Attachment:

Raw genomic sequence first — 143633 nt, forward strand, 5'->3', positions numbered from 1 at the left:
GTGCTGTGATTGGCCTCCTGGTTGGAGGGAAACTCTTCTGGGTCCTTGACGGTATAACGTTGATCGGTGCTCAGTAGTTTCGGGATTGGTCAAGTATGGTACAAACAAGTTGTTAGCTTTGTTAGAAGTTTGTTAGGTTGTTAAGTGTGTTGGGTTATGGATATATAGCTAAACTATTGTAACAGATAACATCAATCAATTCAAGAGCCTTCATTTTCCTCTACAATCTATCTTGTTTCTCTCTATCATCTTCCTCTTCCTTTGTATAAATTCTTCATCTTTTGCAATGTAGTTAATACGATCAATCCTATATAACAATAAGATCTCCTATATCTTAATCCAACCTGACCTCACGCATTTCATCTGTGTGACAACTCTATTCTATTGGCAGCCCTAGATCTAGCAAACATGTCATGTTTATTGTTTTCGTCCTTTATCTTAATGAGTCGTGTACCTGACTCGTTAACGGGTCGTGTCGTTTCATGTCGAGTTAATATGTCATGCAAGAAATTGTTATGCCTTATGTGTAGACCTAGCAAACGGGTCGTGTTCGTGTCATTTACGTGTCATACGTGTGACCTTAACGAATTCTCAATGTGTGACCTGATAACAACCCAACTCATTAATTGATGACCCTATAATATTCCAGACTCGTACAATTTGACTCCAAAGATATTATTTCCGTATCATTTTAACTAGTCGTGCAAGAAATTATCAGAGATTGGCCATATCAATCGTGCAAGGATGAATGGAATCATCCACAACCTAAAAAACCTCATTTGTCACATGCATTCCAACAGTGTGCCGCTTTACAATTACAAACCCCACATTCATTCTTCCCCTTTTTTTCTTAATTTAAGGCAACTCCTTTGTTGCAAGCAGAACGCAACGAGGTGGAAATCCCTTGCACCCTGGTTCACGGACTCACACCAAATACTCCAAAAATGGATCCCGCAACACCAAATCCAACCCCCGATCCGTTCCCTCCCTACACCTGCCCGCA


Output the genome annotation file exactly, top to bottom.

Raw genomic sequence first — 143633 nt, forward strand, 5'->3', positions numbered from 1 at the left:
GTGCTGTGATTGGCCTCCTGGTTGGAGGGAAACTCTTCTGGGTCCTTGACGGTATAACGTTGATCGGTGCTCAGTAGTTTCGGGATTGGTCAAGTATGGTACAAACAAGTTGTTAGCTTTGTTAGAAGTTTGTTAGGTTGTTAAGTGTGTTGGGTTATGGATATATAGCTAAACTATTGTAACAGATAACATCAATCAATTCAAGAGCCTTCATTTTCCTCTACAATCTATCTTGTTTCTCTCTATCATCTTCCTCTTCCTTTGTATAAATTCTTCATCTTTTGCAATGTAGTTAATACGATCAATCCTATATAACAATAAGATCTCCTATATCTTAATCCAACCTGACCTCACGCATTTCATCTGTGTGACAACTCTATTCTATTGGCAGCCCTAGATCTAGCAAACATGTCATGTTTATTGTTTTCGTCCTTTATCTTAATGAGTCGTGTACCTGACTCGTTAACGGGTCGTGTCGTTTCATGTCGAGTTAATATGTCATGCAAGAAATTGTTATGCCTTATGTGTAGACCTAGCAAACGGGTCGTGTTCGTGTCATTTACGTGTCATACGTGTGACCTTAACGAATTCTCAATGTGTGACCTGATAACAACCCAACTCATTAATTGATGACCCTATAATATTCCAGACTCGTACAATTTGACTCCAAAGATATTATTTCCGTATCATTTTAACTAGTCGTGCAAGAAATTATCAGAGATTGGCCATATCAATCGTGCAAGGATGAATGGAATCATCCACAACCTAAAAAACCTCATTTGTCACATGCATTCCAACAGTGTGCCGCTTTACAATTACAAACCCCACATTCATTCTTCCCCTTTTTTTCTTAATTTAAGGCAACTCCTTTGTTGCAAGCAGAACGCAACGAGGTGGAAATCCCTTGCACCCTGGTTCACGGACTCACACCAAATACTCCAAAAATGGATCCCGCAACACCAAATCCAACCCCCGATCCGTTCCCTCCCTACACCTGCCCGCA